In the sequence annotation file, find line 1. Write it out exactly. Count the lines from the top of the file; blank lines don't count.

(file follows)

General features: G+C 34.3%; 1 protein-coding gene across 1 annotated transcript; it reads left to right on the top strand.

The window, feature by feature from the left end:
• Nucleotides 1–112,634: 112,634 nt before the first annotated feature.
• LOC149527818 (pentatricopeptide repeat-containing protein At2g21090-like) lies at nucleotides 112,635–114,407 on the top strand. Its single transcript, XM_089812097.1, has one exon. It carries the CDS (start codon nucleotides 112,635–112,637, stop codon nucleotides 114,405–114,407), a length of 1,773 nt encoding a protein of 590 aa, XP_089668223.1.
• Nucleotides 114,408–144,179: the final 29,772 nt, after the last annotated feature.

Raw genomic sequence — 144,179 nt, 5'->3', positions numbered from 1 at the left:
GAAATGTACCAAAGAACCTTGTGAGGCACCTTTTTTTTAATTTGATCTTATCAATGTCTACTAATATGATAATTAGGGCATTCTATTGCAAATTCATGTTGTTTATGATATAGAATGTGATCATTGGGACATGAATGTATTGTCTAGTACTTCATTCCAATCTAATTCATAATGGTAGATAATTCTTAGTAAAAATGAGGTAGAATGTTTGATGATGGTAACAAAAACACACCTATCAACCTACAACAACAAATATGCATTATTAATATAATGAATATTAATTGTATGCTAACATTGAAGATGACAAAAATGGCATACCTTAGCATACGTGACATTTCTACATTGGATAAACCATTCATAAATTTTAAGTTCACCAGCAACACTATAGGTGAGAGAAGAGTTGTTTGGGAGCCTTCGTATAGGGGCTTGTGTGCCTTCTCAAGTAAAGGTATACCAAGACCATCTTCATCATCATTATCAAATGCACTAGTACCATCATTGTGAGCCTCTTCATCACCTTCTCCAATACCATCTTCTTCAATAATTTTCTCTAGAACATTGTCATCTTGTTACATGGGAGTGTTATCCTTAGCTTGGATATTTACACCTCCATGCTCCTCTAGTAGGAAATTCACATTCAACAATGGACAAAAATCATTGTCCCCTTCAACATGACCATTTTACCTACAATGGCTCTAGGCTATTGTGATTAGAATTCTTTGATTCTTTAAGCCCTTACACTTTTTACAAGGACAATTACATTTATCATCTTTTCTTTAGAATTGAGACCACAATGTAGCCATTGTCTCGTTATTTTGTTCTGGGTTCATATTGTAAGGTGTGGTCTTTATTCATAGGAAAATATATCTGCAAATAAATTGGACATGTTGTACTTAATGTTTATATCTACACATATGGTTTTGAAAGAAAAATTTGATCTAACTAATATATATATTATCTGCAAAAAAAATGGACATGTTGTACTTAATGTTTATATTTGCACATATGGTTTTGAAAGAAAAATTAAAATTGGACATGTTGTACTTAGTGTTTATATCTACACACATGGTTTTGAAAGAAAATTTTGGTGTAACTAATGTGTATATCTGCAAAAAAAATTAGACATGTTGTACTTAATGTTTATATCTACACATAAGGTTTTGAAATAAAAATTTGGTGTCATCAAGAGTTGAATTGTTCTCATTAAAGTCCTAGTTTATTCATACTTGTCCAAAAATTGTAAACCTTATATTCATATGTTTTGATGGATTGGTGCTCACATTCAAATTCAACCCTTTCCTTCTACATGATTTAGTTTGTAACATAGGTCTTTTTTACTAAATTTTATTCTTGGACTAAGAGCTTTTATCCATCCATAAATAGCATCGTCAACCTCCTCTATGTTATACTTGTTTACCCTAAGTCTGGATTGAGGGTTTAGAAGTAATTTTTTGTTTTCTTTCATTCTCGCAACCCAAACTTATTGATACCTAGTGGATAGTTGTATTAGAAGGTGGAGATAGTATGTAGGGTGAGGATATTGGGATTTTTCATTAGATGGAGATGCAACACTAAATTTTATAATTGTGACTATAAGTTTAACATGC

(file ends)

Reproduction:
General features: G+C 34.3%; 1 protein-coding gene across 1 annotated transcript; it reads left to right on the top strand.